This is a key difference as compared with the existing RTA protocol (where procedural default leads to the claim leaving its portal). The compensator must produce a response on liability within 30 days of the claim being accepted on the portal. The time limit is increased to 40 days where the Motor Insurance Database ‘MID’ search does not identify a compensator and the claim is to be dealt with by the MIB or its agents. If liability is denied, or denied in part, the Compensator’s response on liability must also set out the defendant’s version of events, accompanied by a statement of truth, and provide any evidence in support.
Negotiating Liability / Causation
Unlike the existing RTA Protocol, the new Protocol is such that a claim will not automatically fall outside its ambit if liability is not admitted in full. If liability is admitted in part, then each party may make up to three proposals on liability. Each proposal must be an improvement on any prior proposal.
The claim will also not fall out of the protocol if the Defendant disputes that the accident caused the Claimant to suffer injury / the extent of injury. When this is the case, provided liability has been admitted, then this issue should be dealt with in the medical expert’s report. Similarly, if the Compensator argues that the Claimant contributed to their injuries by not wearing a seatbelt, they must raise this argument in their response and the medical expert will be asked to comment on this in their report. It should be noted that the Protocol discourages the settlement of claims without supporting expert evidence being adduced.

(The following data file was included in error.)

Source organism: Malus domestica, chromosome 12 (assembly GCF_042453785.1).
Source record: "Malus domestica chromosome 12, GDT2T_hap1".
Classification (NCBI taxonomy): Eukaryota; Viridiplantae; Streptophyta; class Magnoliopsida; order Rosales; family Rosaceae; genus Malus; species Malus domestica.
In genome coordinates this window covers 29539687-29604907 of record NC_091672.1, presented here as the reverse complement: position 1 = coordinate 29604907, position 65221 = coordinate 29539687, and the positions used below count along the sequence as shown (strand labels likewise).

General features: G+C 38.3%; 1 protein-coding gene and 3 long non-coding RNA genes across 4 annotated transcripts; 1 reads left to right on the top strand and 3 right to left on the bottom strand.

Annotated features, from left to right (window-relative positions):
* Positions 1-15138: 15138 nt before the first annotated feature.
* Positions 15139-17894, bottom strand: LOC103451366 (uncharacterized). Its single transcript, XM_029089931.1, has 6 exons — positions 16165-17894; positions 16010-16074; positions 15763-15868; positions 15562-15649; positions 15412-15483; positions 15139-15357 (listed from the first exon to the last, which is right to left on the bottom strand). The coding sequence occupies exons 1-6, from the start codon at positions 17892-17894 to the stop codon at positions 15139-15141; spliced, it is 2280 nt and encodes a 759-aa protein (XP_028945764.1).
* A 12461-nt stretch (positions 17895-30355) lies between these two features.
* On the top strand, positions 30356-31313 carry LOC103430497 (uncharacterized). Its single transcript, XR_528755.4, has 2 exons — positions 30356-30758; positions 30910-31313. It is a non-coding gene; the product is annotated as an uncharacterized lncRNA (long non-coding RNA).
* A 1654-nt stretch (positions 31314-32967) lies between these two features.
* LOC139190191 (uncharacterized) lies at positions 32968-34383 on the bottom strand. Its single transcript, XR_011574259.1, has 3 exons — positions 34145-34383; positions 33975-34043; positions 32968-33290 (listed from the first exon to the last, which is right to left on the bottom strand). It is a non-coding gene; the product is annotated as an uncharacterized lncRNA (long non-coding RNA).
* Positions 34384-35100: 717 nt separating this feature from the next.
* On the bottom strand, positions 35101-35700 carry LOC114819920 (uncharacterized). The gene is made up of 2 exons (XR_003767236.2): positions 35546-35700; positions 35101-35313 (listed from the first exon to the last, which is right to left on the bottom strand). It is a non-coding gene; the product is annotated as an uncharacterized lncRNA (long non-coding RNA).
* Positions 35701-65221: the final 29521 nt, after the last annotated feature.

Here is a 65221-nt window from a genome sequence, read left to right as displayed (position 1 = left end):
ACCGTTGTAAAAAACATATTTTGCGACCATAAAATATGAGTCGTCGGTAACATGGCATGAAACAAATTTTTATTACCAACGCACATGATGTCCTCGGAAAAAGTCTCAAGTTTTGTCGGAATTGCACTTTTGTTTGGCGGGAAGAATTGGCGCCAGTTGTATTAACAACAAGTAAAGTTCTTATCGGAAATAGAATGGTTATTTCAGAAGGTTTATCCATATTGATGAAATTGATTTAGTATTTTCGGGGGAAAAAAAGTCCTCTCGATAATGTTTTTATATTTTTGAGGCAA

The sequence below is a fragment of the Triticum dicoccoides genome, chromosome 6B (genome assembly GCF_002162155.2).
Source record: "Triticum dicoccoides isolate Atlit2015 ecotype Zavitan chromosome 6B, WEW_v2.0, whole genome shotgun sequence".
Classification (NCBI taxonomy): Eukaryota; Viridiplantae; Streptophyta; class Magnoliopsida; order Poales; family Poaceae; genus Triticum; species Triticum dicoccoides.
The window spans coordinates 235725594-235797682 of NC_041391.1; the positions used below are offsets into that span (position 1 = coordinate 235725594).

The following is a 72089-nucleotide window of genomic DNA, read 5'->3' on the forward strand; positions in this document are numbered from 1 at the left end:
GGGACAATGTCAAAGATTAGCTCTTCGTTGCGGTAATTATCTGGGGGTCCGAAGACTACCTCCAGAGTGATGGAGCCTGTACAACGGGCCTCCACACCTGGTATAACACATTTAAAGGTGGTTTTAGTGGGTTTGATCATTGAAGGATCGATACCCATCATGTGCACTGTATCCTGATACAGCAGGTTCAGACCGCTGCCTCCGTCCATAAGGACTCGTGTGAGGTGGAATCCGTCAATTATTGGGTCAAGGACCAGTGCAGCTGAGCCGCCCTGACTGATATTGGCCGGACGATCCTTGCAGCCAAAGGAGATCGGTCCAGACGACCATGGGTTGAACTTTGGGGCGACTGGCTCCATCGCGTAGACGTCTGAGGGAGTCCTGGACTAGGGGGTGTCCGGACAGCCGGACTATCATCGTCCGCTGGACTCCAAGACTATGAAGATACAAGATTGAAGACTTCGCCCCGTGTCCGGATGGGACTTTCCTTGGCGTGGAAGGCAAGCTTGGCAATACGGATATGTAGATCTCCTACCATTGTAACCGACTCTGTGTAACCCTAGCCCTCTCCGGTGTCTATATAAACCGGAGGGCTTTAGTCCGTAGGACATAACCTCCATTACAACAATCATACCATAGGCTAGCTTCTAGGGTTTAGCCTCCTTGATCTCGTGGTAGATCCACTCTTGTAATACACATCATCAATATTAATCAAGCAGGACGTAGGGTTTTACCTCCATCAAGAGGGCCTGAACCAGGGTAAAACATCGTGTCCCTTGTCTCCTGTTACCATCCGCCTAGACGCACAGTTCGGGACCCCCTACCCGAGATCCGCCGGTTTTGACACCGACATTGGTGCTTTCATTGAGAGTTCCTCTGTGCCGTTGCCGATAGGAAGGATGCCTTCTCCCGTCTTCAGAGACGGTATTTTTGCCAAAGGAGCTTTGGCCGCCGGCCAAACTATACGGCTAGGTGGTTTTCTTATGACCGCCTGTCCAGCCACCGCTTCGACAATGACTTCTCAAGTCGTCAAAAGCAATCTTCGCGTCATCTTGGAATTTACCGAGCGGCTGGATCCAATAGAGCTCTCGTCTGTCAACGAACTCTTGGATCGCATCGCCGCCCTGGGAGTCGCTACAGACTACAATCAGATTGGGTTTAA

The timely disclosure of evidence is encouraged by the Portal as per 5.10(3) of the Protocol ‘The court may decide not to allow new evidence to be considered if it is produced after proceedings are started.’ This should help facilitate meaningful settlement negotiations.
The Whiplash Tariff
“Whiplash injuries” are defined within the Protocol as:
‘an injury or injuries of soft tissue in the neck, back or shoulder suffered because of driver negligence […] where the duration of the whiplash injury or any of the whiplash injuries— (a) does not exceed, or is not likely to exceed, two years; or (b) would not have exceeded, or would not be likely to exceed, two years but for the claimant’s failure to take reasonable steps to mitigate its effect.